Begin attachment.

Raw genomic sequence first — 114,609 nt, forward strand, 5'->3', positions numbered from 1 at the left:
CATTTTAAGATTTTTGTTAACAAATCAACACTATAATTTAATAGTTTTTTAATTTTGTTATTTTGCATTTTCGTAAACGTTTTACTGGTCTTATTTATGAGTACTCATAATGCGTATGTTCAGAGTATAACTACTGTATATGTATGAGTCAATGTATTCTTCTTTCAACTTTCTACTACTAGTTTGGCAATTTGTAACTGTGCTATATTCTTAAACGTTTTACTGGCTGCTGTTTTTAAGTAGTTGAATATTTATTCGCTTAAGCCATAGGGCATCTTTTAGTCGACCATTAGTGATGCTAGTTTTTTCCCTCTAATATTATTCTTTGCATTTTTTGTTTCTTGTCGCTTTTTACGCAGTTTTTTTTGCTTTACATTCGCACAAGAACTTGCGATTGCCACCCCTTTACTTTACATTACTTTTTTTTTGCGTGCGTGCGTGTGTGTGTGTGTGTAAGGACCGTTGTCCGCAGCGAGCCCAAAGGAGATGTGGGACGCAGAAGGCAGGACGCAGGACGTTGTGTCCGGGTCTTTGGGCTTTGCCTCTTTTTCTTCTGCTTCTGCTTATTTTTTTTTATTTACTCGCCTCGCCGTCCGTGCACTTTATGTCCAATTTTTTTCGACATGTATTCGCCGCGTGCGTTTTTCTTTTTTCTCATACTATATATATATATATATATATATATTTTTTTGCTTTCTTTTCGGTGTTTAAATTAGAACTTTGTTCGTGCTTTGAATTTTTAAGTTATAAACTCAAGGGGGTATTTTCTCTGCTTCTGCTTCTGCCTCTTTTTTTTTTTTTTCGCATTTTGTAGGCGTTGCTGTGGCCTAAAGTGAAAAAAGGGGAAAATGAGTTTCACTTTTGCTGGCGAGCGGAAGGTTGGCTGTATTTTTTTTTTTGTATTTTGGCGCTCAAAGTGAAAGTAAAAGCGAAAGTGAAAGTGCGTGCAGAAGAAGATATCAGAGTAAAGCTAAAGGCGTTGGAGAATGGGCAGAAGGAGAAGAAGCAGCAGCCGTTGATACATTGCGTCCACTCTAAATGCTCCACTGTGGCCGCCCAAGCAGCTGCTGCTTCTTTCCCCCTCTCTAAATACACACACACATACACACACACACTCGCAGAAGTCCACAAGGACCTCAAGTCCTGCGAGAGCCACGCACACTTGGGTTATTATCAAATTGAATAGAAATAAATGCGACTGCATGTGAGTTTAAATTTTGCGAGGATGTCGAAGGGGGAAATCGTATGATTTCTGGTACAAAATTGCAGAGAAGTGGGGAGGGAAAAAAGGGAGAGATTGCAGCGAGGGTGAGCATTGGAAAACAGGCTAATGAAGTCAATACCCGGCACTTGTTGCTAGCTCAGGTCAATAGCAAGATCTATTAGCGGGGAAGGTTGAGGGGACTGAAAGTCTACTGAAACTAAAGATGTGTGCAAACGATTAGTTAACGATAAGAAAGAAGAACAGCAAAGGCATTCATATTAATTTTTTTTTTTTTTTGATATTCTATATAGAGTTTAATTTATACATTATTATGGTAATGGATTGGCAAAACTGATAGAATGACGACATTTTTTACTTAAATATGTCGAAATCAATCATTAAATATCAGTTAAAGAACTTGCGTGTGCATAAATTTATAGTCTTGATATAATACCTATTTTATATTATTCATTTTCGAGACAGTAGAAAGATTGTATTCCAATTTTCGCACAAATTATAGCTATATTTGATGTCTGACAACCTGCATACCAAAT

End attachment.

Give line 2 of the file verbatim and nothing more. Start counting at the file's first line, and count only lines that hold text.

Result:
CATTTTAAGATTTTTGTTAACAAATCAACACTATAATTTAATAGTTTTTTAATTTTGTTATTTTGCATTTTCGTAAACGTTTTACTGGTCTTATTTATGAGTACTCATAATGCGTATGTTCAGAGTATAACTACTGTATATGTATGAGTCAATGTATTCTTCTTTCAACTTTCTACTACTAGTTTGGCAATTTGTAACTGTGCTATATTCTTAAACGTTTTACTGGCTGCTGTTTTTAAGTAGTTGAATATTTATTCGCTTAAGCCATAGGGCATCTTTTAGTCGACCATTAGTGATGCTAGTTTTTTCCCTCTAATATTATTCTTTGCATTTTTTGTTTCTTGTCGCTTTTTACGCAGTTTTTTTTGCTTTACATTCGCACAAGAACTTGCGATTGCCACCCCTTTACTTTACATTACTTTTTTTTTGCGTGCGTGCGTGTGTGTGTGTGTGTAAGGACCGTTGTCCGCAGCGAGCCCAAAGGAGATGTGGGACGCAGAAGGCAGGACGCAGGACGTTGTGTCCGGGTCTTTGGGCTTTGCCTCTTTTTCTTCTGCTTCTGCTTATTTTTTTTTATTTACTCGCCTCGCCGTCCGTGCACTTTATGTCCAATTTTTTTCGACATGTATTCGCCGCGTGCGTTTTTCTTTTTTCTCATACTATATATATATATATATATATATATTTTTTTGCTTTCTTTTCGGTGTTTAAATTAGAACTTTGTTCGTGCTTTGAATTTTTAAGTTATAAACTCAAGGGGGTATTTTCTCTGCTTCTGCTTCTGCCTCTTTTTTTTTTTTTTCGCATTTTGTAGGCGTTGCTGTGGCCTAAAGTGAAAAAAGGGGAAAATGAGTTTCACTTTTGCTGGCGAGCGGAAGGTTGGCTGTATTTTTTTTTTTGTATTTTGGCGCTCAAAGTGAAAGTAAAAGCGAAAGTGAAAGTGCGTGCAGAAGAAGATATCAGAGTAAAGCTAAAGGCGTTGGAGAATGGGCAGAAGGAGAAGAAGCAGCAGCCGTTGATACATTGCGTCCACTCTAAATGCTCCACTGTGGCCGCCCAAGCAGCTGCTGCTTCTTTCCCCCTCTCTAAATACACACACACATACACACACACACTCGCAGAAGTCCACAAGGACCTCAAGTCCTGCGAGAGCCACGCACACTTGGGTTATTATCAAATTGAATAGAAATAAATGCGACTGCATGTGAGTTTAAATTTTGCGAGGATGTCGAAGGGGGAAATCGTATGATTTCTGGTACAAAATTGCAGAGAAGTGGGGAGGGAAAAAAGGGAGAGATTGCAGCGAGGGTGAGCATTGGAAAACAGGCTAATGAAGTCAATACCCGGCACTTGTTGCTAGCTCAGGTCAATAGCAAGATCTATTAGCGGGGAAGGTTGAGGGGACTGAAAGTCTACTGAAACTAAAGATGTGTGCAAACGATTAGTTAACGATAAGAAAGAAGAACAGCAAAGGCATTCATATTAATTTTTTTTTTTTTTTGATATTCTATATAGAGTTTAATTTATACATTATTATGGTAATGGATTGGCAAAACTGATAGAATGACGACATTTTTTACTTAAATATGTCGAAATCAATCATTAAATATCAGTTAAAGAACTTGCGTGTGCATAAATTTATAGTCTTGATATAATACCTATTTTATATTATTCATTTTCGAGACAGTAGAAAGATTGTATTCCAATTTTCGCACAAATTATAGCTATATTTGATGTCTGACAACCTGCATACCAAAT